Believe it or not
something other than the Linguistic Institute
happened this summer. For starters:
- Just to make sure all of you out there in alumniland know, Peter Sells, who
has been at Stanford since 1985, has left to take a position at the
School of Oriental and African Studies (SOAS) in London. This is a
great sorrow for all of us, but we wish him well in his new role as
Head of the Linguistics Department there.
- Congratulations to Lauri Karttunen (Consulting Professor of
Linguistics and PARC Computational Linguist) who won a Lifetime
Achievement Award from the Association for Computational Linguistics!
Read more about it HERE.
- Artist-in-residence Robert Moses and linguistics Professor John
Rickford received a $25,000 grant to develop a new work commissioned
for 2007-08 by Lively Arts for the Robert Moses' Kin Dance Company.
The new dance, titled Jokes Like That Can Get You Killed, will focus
on public notions of community, race, language, culture and
Niekrasz, ace researcher in CSLI's Computational Semantics Lab
and lead guitarist in
Dead Tongues, the "unofficial rock and roll band of the
Stanford Linguistics Department", has gone back to graduate school in
Cognitive Science at the University of Edinburgh. He will be missed.
- The department had a great turnout in August at the AMLAP
(Architectures and Mechanisms for Language Processing) in Turku
Finland. On the program were Hal Tily, Neal Snider,
Anubha Kothari, Inbal Arnon, Joan Bresnan,
Daniel Casasanto, and Florian Jaeger. Also present,
giving posters and/or cheering on the Stanford crowd were
Laura Staum, Ivan Sag and Tom Wasow.
- Neal also presented a paper (Exemplars in Syntax: Evidence from
Priming in Corpora) at the Workshop on Exemplar-Based Models of
Language Acquisition and Use, held at Trinity College, Dublin in
conjunction with ESSLLI 19.
- Rebecca Scarborough, Jason Brenier, Yuan Zhao,
Lauren Hall-Lew and Olga Dmitrieva presented a paper in
August at the International Congress of Phonetic Sciences in Saarbruecken,
Germany: An Acoustic Study of Imagined Foreigner-Directed Speech.
- Laura Staum Casasanto and Daniel Casasanto meanwhile
were off on a multi-city tour of Europe which included a stop in
Cardiff, Wales, where they prevented a provocative paper at NDCL
called Should liberals use conservatives' metaphors? Cognitive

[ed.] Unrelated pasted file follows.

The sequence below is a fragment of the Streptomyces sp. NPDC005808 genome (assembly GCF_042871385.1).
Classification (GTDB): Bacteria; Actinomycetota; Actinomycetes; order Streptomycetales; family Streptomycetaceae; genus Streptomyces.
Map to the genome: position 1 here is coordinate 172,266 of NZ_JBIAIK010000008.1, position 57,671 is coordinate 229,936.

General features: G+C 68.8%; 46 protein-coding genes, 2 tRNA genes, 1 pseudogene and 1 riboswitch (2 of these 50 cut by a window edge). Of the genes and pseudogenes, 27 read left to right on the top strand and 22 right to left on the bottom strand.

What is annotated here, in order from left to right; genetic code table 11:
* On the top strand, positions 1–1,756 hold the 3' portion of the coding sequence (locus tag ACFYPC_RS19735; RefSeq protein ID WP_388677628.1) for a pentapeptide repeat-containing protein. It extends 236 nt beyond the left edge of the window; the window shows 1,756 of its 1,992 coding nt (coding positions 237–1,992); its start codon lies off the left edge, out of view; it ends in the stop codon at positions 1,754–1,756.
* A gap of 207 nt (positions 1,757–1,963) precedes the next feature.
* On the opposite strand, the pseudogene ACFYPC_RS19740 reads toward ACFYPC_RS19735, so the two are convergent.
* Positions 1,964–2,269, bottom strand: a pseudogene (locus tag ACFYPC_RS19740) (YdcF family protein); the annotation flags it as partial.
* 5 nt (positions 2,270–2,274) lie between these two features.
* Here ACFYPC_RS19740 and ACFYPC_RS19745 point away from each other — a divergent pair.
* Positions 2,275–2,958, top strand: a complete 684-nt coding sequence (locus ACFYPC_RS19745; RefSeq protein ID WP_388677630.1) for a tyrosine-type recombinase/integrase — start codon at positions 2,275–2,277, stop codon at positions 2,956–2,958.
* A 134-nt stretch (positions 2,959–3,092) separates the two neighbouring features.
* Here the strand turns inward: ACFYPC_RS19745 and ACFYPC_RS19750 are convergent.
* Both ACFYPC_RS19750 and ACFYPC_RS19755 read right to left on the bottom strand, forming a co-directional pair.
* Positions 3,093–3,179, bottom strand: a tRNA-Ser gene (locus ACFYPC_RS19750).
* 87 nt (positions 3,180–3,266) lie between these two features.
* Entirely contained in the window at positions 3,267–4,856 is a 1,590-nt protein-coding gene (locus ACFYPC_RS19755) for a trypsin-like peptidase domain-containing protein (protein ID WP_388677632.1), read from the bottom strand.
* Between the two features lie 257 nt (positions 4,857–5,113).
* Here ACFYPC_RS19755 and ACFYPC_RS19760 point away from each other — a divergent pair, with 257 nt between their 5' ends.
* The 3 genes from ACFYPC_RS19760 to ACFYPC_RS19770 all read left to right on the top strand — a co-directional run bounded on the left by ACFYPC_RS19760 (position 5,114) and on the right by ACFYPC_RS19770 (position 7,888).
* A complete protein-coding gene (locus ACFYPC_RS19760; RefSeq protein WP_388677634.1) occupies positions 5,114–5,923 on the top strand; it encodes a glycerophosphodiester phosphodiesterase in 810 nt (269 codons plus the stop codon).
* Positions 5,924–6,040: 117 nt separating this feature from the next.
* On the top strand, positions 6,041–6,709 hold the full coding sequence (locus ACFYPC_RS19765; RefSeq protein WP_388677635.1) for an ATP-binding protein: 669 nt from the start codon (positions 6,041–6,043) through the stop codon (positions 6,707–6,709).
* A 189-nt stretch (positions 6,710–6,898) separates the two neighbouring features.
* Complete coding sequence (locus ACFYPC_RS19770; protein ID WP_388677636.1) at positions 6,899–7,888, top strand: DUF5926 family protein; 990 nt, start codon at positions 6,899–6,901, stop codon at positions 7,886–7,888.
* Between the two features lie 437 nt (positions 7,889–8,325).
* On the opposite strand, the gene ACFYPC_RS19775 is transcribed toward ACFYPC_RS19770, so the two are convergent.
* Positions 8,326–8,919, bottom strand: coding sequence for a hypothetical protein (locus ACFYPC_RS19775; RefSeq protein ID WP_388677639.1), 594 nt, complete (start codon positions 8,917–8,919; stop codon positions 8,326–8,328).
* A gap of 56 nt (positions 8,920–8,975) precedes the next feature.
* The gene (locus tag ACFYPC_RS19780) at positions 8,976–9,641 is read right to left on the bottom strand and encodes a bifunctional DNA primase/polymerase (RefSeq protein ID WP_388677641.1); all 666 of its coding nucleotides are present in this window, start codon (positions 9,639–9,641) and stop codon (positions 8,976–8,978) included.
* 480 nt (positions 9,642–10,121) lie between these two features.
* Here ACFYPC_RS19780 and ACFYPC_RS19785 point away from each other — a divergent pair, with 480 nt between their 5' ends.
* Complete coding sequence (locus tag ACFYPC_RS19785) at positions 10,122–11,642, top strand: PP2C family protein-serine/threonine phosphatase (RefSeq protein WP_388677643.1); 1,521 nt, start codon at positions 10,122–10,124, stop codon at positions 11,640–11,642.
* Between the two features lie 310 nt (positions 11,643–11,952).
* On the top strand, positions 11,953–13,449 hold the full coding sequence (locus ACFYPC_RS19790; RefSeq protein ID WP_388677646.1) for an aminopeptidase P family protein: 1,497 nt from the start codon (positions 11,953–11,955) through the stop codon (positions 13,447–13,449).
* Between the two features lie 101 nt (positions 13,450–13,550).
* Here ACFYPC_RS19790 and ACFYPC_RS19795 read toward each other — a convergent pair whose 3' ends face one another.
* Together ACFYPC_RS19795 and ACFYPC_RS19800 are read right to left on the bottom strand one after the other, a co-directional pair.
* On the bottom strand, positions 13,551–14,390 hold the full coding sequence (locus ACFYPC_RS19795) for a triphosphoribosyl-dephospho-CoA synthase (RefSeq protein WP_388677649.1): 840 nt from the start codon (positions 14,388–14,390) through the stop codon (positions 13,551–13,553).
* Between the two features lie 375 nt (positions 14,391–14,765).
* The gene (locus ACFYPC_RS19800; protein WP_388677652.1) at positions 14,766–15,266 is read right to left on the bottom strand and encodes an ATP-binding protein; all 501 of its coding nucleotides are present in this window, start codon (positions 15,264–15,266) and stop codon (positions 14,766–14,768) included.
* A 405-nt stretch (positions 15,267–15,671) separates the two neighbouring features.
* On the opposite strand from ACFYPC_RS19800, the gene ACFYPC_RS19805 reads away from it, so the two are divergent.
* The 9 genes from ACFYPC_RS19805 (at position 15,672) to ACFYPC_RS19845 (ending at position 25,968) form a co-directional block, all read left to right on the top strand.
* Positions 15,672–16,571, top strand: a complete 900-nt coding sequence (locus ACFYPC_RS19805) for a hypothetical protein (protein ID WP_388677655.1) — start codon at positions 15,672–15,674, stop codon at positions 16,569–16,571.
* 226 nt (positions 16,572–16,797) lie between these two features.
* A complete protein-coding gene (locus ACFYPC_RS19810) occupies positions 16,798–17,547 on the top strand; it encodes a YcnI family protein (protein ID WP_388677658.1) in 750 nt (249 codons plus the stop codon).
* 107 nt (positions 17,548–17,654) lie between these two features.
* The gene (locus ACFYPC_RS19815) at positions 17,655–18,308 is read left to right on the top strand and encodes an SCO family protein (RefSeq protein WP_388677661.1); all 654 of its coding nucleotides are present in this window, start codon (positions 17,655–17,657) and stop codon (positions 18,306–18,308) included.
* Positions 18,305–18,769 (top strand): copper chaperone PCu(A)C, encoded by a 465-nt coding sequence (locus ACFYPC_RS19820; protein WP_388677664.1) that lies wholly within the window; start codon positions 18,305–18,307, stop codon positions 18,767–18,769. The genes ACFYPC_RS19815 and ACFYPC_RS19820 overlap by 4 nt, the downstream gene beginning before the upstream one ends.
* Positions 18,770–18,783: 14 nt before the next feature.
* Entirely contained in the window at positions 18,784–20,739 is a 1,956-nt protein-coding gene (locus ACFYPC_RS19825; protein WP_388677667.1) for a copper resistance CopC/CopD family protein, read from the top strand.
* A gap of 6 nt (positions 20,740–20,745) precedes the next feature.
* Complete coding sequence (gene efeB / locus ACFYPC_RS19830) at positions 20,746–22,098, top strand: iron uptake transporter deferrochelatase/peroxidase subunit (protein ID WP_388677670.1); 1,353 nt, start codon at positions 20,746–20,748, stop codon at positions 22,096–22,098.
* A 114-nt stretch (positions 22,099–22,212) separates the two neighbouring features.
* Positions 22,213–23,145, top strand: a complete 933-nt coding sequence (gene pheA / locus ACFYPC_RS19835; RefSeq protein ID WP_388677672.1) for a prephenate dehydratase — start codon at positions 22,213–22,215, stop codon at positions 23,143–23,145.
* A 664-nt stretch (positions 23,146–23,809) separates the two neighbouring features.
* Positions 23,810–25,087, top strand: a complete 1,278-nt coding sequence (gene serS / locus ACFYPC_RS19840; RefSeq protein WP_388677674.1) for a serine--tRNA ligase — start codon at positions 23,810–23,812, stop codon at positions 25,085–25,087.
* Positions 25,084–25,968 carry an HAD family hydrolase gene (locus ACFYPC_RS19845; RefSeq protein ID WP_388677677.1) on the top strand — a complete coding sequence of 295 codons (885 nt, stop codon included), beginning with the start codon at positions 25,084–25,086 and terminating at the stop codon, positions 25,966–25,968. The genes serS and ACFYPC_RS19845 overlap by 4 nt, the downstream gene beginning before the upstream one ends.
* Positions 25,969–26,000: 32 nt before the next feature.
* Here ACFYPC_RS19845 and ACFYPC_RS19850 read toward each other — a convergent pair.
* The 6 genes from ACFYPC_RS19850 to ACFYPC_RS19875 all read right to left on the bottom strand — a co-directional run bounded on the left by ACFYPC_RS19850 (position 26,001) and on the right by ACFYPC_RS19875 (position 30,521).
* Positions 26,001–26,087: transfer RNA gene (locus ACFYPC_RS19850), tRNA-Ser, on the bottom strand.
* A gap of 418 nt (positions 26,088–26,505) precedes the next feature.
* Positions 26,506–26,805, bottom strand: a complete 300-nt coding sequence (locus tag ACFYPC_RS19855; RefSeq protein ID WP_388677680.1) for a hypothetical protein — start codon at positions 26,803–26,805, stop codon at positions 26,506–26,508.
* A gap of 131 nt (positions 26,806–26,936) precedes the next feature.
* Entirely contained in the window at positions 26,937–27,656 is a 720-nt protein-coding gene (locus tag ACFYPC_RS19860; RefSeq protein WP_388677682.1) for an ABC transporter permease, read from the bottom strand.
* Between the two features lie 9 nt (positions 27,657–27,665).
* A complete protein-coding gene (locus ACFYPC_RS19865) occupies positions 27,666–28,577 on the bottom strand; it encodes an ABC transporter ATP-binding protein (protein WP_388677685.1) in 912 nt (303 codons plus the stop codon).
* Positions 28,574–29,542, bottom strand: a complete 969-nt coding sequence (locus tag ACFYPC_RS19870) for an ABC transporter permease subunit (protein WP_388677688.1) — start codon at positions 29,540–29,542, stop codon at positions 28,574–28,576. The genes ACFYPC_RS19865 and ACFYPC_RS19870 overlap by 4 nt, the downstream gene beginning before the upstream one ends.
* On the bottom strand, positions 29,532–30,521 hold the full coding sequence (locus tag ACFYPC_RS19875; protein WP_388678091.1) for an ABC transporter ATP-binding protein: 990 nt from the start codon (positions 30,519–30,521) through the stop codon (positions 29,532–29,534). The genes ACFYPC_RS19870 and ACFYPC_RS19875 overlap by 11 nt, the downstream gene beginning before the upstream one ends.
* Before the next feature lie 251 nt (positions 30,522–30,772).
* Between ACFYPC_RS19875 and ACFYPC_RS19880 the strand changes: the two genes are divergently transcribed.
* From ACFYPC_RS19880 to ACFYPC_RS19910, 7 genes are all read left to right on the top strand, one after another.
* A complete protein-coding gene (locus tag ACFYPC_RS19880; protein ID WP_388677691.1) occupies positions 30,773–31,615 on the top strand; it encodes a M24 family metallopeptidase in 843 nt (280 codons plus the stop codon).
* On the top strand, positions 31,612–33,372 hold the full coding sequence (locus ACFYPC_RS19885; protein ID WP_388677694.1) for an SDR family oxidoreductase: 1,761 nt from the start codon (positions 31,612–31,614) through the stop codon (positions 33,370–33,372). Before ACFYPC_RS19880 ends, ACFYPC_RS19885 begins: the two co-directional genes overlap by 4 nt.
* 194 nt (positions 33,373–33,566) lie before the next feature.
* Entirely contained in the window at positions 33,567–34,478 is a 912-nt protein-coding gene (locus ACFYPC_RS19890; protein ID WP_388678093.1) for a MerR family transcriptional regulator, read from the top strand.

Linguistics meets Sociolinguistics. They were going back through
London on the same day that Ivan arrived there
to give his paper on Feature Geometry and Predictions of
Locality at the Workshop on FEATURES held at King's College,
London, where Ron Kaplan
also gave a paper, entitled Formal Aspects of Underspecified
Features. There were a bunch of Stanford alums there, including
Mary Dalrymple, Miriam
Toivonen, Ash Asudeh, and
Sharma (who was the local organizer).
Ivan arrived in London fresh from a few days in the Pyrenees, where
Penny Eckert was
doing research on Gascon (continuing her dissertation research from
the 1970s!). Penny keeps finding new speakers to interview (Oc!), but
she now has to go to higher and higher villages (spraining an ankle on
one occasion (Ouch!)) and into retirement homes.
- Stanford also had a significant presence at the REL07
(Interdisciplinary Approaches to Relative Clauses) Conference at
Cambridge in September:
- Inbal Arnon: On child and adult use of resumptive pronouns:
children are sensitive to distribution in the target language. (paper)
Florian Jaeger (U. of Rochester) and Tom Wasow: Probability-
Sensitive Reduction and Uniform Information Density. (paper)
Hal Tily: The processing complexity of English relative
clauses: local efficiency guides language-wide change. (paper)
Roger Levy (UC San Diego), Ev Fedorenko (MIT) and Edward Gibson (MIT):
The syntactic complexity of Russian Relative Clauses.
Yoshiko Matsumoto: Japanese Relative Clauses and Noun-Modifying
Constructions: Integration of Frames.
Deo (Yale University) was an invited speaker at the Workshop
on Phonological Words in South Asia and Southeast Asia (funded
by the German Research Foundation, DFG) held at the University of
Leipzig, Germany, September 19-20.
- Mary Dalrymple
(Oxford University) will be an invited speaker at CSSP 2007, The
Seventh Syntax and Semantics Conference in Paris, upcoming on October
- During the institute, Arnold Zwicky
was, like, quoted in the International Herald Tribune. Check it
- And the Chicago Tribune quoted Penny Eckert's terse
remarks in an article whose conclusion was that "Despite all the
lore, a new study finds both sexes do the same amount of gabbing."
- The Boston Globe also picked Arnold's wisdom preposition dropping.
Look it HERE.
Thanks to Susanne Riehemann
for following up the Abbott and Costello lead from last week's newsletter.
The original A&C routine can be read and heard HERE.
Speculative Grammarian (the journal of "satirical linguistics")
published a piece recently entitled The
Lexicalist Agenda: Exposing the Myths. 'It's a hoot', says the
Sesquipeditor -- '3 thumbs up!'.
The Stanford Blood Center
is reporting a shortage of O-, O+, A-, A+, B-, and AB-. For
an appointment: http://bloodcenter.stanford.edu/ or call 650-723-7831.
It only takes an hour of your time and you get free cookies. The
Blood Center is also raising money for a new bloodmobile.
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5 October 2007
Vol. 4, Issue 2
IN THIS ISSUE:
Editor in Chief:
Ivan A. Sag
Susan D. Fischer, Tom Wasow
Melanie Levin and Kyle Wohlmut
Previous Linguistics Department Newsletters: